Conflict is a natural part of business and is experienced in every workplace. The natural give and take between people is a healthy way to create "constructive discontent" and discover new approaches to challenges. Problems arise in the ways that we deal with these workplace conflicts. Some people tend to take a direct approach, often too direct. Others shy away from confrontations to avoid hurting feelings or from lack of confidence, which often leads to unresolved issues and lingering problems.
How do we find the middle ground, defusing conflict while making sure we consider all perspectives? Using the right approaches, we can deal with workplace conflicts in effective ways that resolve the issues while maintaining positive relationships. This starts with clearly understanding the issues and the personalities involved. When we understand different styles of conflict resolution, we are able to see things from the other person’s point of view.
Here are 7 tips for managing conflict in the workplace:
1. Have a positive attitude.
Our attitude is essential to the outcome. We have a much better chance of coming to an outcome involving mutual gains if we approach the conflict as an opportunity to learn and achieve a win-win outcome.
2. Meet on mutual ground.
Find a mutually agreeable and convenient physical space to meet that is comfortable to all involved. Agree on when to meet and how much time is available to devote to the process. Whenever possible, deal with conflict face-to-face.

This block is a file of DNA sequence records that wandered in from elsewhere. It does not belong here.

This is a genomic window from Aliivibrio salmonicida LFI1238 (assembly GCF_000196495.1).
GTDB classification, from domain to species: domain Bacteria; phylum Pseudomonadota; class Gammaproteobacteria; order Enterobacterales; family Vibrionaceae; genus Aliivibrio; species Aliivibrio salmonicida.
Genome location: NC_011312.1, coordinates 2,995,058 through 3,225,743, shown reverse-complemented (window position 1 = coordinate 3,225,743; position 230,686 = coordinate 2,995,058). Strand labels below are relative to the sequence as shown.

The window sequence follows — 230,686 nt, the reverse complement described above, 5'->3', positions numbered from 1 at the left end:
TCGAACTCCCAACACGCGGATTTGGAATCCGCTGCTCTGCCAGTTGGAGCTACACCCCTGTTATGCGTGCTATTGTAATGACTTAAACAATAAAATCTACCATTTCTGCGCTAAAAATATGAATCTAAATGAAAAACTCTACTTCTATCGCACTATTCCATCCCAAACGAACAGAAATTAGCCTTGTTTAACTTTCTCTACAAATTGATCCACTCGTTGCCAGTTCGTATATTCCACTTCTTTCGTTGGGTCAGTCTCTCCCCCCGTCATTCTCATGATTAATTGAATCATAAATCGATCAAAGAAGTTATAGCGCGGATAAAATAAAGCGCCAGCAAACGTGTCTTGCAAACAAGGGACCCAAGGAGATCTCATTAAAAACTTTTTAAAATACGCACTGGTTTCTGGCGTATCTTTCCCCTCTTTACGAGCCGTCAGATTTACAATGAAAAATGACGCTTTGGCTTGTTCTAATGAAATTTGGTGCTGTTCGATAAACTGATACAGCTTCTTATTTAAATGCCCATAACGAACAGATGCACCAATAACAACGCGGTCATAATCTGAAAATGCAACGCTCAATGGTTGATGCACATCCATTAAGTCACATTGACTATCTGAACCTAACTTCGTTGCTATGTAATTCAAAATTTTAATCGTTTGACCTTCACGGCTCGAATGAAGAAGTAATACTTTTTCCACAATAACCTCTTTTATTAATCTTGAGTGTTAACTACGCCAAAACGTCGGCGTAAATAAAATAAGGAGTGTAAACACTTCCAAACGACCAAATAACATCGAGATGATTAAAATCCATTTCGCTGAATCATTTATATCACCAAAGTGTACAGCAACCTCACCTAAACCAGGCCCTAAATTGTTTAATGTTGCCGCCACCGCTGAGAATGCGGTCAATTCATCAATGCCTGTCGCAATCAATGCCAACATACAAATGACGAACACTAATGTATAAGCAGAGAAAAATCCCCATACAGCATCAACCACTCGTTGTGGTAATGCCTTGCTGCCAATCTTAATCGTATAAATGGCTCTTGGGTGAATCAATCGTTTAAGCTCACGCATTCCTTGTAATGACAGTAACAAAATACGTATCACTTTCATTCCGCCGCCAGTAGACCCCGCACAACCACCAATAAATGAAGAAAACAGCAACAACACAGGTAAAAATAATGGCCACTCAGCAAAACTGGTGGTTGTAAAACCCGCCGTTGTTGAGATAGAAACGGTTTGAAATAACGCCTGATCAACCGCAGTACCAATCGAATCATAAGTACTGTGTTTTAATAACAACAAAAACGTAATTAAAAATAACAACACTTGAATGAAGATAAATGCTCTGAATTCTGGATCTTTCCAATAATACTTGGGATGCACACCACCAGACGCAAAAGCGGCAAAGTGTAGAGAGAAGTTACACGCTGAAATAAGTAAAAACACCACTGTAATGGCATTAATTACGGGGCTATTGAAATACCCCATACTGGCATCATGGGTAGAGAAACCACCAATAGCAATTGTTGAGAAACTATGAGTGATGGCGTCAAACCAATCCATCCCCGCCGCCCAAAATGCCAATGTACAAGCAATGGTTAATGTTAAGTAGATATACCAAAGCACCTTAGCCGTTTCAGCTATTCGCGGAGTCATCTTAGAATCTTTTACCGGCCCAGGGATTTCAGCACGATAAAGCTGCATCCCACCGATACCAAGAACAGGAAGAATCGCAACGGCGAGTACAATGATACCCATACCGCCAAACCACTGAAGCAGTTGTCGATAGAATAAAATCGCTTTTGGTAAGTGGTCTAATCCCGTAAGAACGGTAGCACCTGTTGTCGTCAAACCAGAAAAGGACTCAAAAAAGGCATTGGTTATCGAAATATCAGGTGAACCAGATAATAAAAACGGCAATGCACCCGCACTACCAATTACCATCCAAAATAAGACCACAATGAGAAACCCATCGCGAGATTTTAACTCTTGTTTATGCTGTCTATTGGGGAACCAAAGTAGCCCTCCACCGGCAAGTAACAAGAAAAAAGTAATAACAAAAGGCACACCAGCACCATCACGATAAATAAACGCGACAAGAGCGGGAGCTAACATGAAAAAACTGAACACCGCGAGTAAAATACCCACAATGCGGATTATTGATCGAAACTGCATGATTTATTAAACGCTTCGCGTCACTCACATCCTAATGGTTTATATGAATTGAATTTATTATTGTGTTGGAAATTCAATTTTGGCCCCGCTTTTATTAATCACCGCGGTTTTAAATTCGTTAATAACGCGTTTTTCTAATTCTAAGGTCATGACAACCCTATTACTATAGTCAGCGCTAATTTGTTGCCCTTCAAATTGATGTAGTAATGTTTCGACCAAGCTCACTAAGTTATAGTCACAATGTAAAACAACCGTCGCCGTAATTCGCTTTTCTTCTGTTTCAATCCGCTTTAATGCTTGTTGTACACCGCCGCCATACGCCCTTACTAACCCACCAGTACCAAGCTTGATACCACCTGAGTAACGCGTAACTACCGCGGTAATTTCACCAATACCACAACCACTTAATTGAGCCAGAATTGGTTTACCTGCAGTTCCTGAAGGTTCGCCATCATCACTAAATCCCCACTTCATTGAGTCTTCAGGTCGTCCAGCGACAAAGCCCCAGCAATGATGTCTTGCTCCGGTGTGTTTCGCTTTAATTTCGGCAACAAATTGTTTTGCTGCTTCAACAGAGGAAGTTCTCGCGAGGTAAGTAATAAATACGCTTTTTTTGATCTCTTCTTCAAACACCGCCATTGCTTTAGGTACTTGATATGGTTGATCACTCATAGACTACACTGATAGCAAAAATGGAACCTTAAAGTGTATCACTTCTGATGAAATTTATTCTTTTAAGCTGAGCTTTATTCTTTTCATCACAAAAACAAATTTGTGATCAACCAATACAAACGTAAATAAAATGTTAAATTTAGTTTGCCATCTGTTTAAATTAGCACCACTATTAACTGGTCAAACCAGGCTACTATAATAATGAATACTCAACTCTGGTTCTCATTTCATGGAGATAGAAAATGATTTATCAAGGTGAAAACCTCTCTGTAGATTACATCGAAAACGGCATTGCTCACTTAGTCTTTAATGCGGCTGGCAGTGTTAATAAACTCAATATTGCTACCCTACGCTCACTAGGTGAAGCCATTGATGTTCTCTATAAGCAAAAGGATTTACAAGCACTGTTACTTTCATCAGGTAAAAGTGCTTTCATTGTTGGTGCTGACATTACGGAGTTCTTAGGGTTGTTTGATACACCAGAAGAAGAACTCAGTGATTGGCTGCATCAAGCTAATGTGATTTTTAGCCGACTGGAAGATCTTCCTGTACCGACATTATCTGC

3. Clearly define and agree on the issue.
Agree on a statement of the issue using simple and factual terms. If the situation is multi-faceted, search for ways to slice the large issue into smaller pieces and deal with one issue at a time.
4. Do your homework.
Take time to plan. We must not only know what is at stake for ourselves; we need to know the other side’s concerns and motivation. Take into consideration any history or past situations that might affect the resolution. Know the must-haves (non-negotiable items) and nice-to-haves (negotiable items). Determine the best resolution, a fair and reasonable compromise, and a minimally acceptable outcome.
5. Take an honest inventory of ourselves.
Be conscious of aspects of your personality that can help or hinder the process. We need to be conscious of aspects of our personalities that can help or hinder the process.
6. Look for shared interests.
Get on the same side by finding and establishing similarities. Since conflict tends to magnify perceived differences and minimize similarities, look for common goals, objectives, or even gripes that illustrate that you are in this together. Focus on the future, talk about what is to be done, and tackle the problem jointly.
7. Deal with facts, not emotions.
Address problems, not personalities. Avoid any tendency to attack other people or to pass judgment on ideas and opinions. Avoid focusing on the past or blaming others. Maintain a rational, goal-oriented frame of mind. This will depersonalize the conflict, separate the issues from the people involved, and avoid defensiveness.